Another day, another SPAC: Rocket Lab going public to build bigger rocket

As the SPAC frenzy among satellite companies continues, Rocket Lab has become the latest geospatial startup to announce its plans to go public by merging with a special purpose acquisition company (SPAC), Vector Acquisition Corporation.

The deal, which would give Rocket Lab an enterprise value of $4.1 billion, is expected to infuse the California-based space launch specialist with $750 million in cash when it closes in the second quarter of 2021. When that happens, Vector will change its name to Rocket Lab USA and the combined company will trade under the Nasdaq ticker symbol RKLB.

Courtesy: Rocket Lab

“This milestone accelerates Rocket Lab’s ability to unlock the full potential of space through our launch and spacecraft platforms and catalyzes our ambition to create a new multi-billion-dollar business vertical in space applications,” says Peter Beck, CEO and Founder of Rocket Lab.

Propelling this ambition is Neutron — a bigger, more advanced space launch vehicle that Rocket Lab plans to build after launching close to 100 small satellites with Electron. And this development will put Beck in much closer competition with Elon Musk’s SpaceX. Hopefully, the two companies can continue to coexist peacefully, even though Musk has hinted in a recent tweet that Neutron looks a little too familiar to SpaceX rocket Falcon 9:


Neutron is designed as a reusable launch vehicle with an 8-ton payload lift capacity. As such, Neutron is apt for anything from mega constellation launches and deep space missions to human spaceflight. The rocket’s debut flight is slated for 2024.

“In the history of spaceflight, Rocket Lab is one of only two private companies that has delivered regular and reliable access to orbit,” Beck points out. “Not only are we the leader in small launch, we are the second most frequently launched rocket in the US annually and the fourth most frequent launcher globally.”

Alex Slusky, CEO of Vector, acknowledges that Rocket Lab is democratizing access to space by delivering end-to-end solutions across the launch and space systems markets. “Peter is a true visionary who has built a world-class company with discipline and grit. Rocket Lab is ideally positioned to continue to capture market share in the rapidly expanding space launch, systems, and applications markets.”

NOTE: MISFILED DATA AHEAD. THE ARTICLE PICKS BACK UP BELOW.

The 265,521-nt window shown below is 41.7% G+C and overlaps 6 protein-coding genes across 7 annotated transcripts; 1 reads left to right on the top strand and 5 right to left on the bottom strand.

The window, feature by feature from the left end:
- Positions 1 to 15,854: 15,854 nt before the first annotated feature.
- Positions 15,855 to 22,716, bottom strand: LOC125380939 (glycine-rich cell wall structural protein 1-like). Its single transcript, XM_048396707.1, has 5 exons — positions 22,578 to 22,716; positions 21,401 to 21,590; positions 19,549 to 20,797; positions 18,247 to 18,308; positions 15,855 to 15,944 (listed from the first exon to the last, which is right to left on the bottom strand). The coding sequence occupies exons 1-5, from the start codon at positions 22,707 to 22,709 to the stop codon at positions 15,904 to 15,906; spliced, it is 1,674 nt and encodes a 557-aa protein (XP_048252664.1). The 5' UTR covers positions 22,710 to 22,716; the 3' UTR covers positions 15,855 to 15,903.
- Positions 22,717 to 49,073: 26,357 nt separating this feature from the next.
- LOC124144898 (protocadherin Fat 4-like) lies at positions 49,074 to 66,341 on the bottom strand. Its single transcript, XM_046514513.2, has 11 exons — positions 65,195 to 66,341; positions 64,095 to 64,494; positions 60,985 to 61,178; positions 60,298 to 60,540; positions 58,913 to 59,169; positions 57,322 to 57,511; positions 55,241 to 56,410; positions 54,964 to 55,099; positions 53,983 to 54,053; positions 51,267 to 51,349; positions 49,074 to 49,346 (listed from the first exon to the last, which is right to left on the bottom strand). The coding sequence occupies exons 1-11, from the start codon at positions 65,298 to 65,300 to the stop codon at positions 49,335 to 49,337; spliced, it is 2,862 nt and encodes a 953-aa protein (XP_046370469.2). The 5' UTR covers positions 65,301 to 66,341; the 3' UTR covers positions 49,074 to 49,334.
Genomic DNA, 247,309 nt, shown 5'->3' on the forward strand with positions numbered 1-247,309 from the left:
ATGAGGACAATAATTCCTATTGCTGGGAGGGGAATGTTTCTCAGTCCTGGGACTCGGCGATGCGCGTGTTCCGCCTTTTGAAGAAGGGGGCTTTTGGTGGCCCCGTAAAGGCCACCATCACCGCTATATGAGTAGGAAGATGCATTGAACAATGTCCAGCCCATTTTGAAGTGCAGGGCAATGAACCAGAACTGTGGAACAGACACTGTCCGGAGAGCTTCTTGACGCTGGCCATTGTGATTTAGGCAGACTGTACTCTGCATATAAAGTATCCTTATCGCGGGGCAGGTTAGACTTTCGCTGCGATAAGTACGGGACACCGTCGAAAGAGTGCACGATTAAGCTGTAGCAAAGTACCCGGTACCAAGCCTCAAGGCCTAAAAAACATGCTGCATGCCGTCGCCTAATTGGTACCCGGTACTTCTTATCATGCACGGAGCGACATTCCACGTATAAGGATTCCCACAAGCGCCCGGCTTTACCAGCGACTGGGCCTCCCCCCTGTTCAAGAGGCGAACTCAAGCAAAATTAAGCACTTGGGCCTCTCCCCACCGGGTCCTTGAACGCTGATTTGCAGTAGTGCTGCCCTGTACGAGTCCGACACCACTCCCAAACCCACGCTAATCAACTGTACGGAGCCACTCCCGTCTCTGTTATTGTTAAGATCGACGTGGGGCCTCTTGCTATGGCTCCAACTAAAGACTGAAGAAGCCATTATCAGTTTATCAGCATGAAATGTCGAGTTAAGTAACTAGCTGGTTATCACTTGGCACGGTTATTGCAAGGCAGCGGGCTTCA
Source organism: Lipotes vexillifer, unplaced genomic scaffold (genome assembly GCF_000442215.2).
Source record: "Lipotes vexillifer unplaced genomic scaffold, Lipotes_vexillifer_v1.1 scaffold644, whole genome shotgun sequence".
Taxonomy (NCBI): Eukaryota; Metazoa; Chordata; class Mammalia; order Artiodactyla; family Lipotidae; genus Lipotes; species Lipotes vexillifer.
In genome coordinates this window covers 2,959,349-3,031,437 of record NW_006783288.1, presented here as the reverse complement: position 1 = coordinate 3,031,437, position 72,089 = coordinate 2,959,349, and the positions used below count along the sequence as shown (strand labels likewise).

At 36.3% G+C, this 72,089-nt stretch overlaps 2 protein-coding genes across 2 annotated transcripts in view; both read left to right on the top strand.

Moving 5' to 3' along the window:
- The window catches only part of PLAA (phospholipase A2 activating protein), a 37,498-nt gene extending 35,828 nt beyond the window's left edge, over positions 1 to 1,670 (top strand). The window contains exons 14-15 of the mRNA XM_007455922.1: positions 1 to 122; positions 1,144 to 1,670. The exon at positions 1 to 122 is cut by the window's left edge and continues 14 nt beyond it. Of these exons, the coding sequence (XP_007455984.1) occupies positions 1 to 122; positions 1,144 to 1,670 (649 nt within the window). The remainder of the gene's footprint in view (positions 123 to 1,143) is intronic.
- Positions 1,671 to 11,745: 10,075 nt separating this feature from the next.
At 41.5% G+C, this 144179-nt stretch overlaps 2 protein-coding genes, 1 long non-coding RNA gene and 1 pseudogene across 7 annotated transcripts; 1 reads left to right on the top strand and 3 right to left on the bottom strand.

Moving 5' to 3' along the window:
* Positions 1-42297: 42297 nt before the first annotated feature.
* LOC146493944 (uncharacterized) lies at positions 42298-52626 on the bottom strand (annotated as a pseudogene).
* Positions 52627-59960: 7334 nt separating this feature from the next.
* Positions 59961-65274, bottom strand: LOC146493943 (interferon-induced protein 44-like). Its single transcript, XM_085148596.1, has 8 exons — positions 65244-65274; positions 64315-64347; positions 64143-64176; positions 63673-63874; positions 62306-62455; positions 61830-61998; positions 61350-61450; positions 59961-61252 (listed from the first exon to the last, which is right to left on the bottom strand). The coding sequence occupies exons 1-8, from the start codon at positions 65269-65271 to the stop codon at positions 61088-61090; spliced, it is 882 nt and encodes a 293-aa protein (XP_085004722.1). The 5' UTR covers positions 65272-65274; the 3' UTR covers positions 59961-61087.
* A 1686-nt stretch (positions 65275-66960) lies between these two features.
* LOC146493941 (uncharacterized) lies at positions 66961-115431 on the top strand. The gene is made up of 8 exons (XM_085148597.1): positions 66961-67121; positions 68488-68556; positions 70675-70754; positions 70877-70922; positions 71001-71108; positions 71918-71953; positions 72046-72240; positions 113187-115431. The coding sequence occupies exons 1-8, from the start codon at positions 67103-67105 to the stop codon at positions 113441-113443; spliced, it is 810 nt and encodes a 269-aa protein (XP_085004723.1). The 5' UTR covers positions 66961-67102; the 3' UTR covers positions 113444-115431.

Satellite companies take the SPAC route

With today’s announcement, Rocket Lab has become a part of a growing league of satellite companies that have jumped aboard the SPAC bandwagon to raise funds.

Just last month, satellite imagery specialist BlackSky had announced a SPAC merger deal to raise $450 million in cash. Before that, in December 2020, rocket maker Astra merged with SPAC company Holicity in a deal that valued the rocket company at $2.1 billion. The same month, satellite-to-smartphone broadband company AST also entered into a SPAC deal with New Providence to give the former an equity value of $1.8 billion.

And in October 2020, space transportation specialist Momentus joined forces with Stable Road Capital in a SPAC blank-cheque merger to raise capital to grow a last-mile delivery network in space. Interestingly, Sir Richard Branson’s space tourism company Virgin Galactic also went public through a SPAC deal in 2019.

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Orca’s marine navigation device offers hope to deeply underserved boating market

When it comes to marine navigation, the market isn’t exactly flooded with choice. Boaters still have to rely on clunky, old-fashioned GPS devices. They still use SD cards to update maps and grapple through slow-responding, never-ending menus. And they are expected to use a separate mobile app for weather updates or tide forecasts. A modern, seaworthy chart-plotting device that compromises neither on hardware nor on software is still a dream for many.

Norwegian startup Orca wants to change that.

Founded in January 2020, Oslo-based Orca believes that boaters deserve better tools to navigate. “A better understanding of the oceans will allow boaters to navigate safely and securely, will create new business opportunities for the marine industry, will accelerate the transition to electric boating, and will raise awareness of the importance of the sustainable marine industry,” Orca co-founder and CEO, Jorge Sevillano, insists.

This week, Orca’s marine navigation product, the Orca Display Kit, opened up for pre-orders. The fully-integrated portable system consists of a 10.1-inch full-HD display tablet, a charging mount, and the Orca Core –the primary, 4G cellular-enabled navigation unit that integrates with a boat via NMEA 2000, and can fully replace the traditional NMEA 2000 GPS and compass units aboard.

It is meticulously designed to offer blazing-fast automatic routing, with live weather forecasts and chart updates via the Internet. Weather and tide forecasts are monitored along your entire route, and the device estimates your travel path to give you insights ahead of time, so you can prepare accordingly. Because of the wireless handoff system, the device syncing works even when the boat is offshore and without cellular reception.

What’s more, the Orca marine co-pilot also helps you to stay on top of your boat’s health – right from fuel capacity to range and battery status. The device learns to read the boat’s performance over time and notifies you of any abnormalities.

“We can build new services that chart plotters can’t even dream of including,” Sevillano recently told TechCrunch. “With the latest tide report and wind, or if there’s a commercial ship going in your way, we can update your range and route. We do updates every week with new features and bug fixes. We can iterate and adapt to user feedback faster than anyone else.”

If you live in Northern Europe, you can pre-order the Orca marine navigation system here.

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